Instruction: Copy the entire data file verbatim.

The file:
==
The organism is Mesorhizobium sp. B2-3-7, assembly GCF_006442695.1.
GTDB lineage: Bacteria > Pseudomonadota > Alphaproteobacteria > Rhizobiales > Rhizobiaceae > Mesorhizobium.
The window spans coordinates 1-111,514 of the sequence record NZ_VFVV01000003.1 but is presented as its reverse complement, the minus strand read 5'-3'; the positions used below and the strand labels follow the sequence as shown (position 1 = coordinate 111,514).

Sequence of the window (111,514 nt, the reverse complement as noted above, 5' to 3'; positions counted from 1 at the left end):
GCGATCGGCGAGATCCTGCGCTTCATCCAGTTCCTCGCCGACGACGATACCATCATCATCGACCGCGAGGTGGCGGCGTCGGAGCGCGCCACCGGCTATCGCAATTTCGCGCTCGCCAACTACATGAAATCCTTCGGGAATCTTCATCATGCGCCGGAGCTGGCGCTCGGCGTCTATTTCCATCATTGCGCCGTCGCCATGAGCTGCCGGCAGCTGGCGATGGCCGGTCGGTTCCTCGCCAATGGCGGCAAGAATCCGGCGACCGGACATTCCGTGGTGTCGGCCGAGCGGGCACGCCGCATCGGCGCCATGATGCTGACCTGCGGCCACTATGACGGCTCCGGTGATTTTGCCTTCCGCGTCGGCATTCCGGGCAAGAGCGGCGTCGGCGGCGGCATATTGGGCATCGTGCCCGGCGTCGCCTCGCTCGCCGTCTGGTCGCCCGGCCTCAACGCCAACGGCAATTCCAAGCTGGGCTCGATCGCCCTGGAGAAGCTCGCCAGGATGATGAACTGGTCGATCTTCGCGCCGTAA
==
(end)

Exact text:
The organism is Mesorhizobium sp. B2-3-7, assembly GCF_006442695.1.
GTDB lineage: Bacteria > Pseudomonadota > Alphaproteobacteria > Rhizobiales > Rhizobiaceae > Mesorhizobium.
The window spans coordinates 1-111,514 of the sequence record NZ_VFVV01000003.1 but is presented as its reverse complement, the minus strand read 5'-3'; the positions used below and the strand labels follow the sequence as shown (position 1 = coordinate 111,514).

Sequence of the window (111,514 nt, the reverse complement as noted above, 5' to 3'; positions counted from 1 at the left end):
GCGATCGGCGAGATCCTGCGCTTCATCCAGTTCCTCGCCGACGACGATACCATCATCATCGACCGCGAGGTGGCGGCGTCGGAGCGCGCCACCGGCTATCGCAATTTCGCGCTCGCCAACTACATGAAATCCTTCGGGAATCTTCATCATGCGCCGGAGCTGGCGCTCGGCGTCTATTTCCATCATTGCGCCGTCGCCATGAGCTGCCGGCAGCTGGCGATGGCCGGTCGGTTCCTCGCCAATGGCGGCAAGAATCCGGCGACCGGACATTCCGTGGTGTCGGCCGAGCGGGCACGCCGCATCGGCGCCATGATGCTGACCTGCGGCCACTATGACGGCTCCGGTGATTTTGCCTTCCGCGTCGGCATTCCGGGCAAGAGCGGCGTCGGCGGCGGCATATTGGGCATCGTGCCCGGCGTCGCCTCGCTCGCCGTCTGGTCGCCCGGCCTCAACGCCAACGGCAATTCCAAGCTGGGCTCGATCGCCCTGGAGAAGCTCGCCAGGATGATGAACTGGTCGATCTTCGCGCCGTAA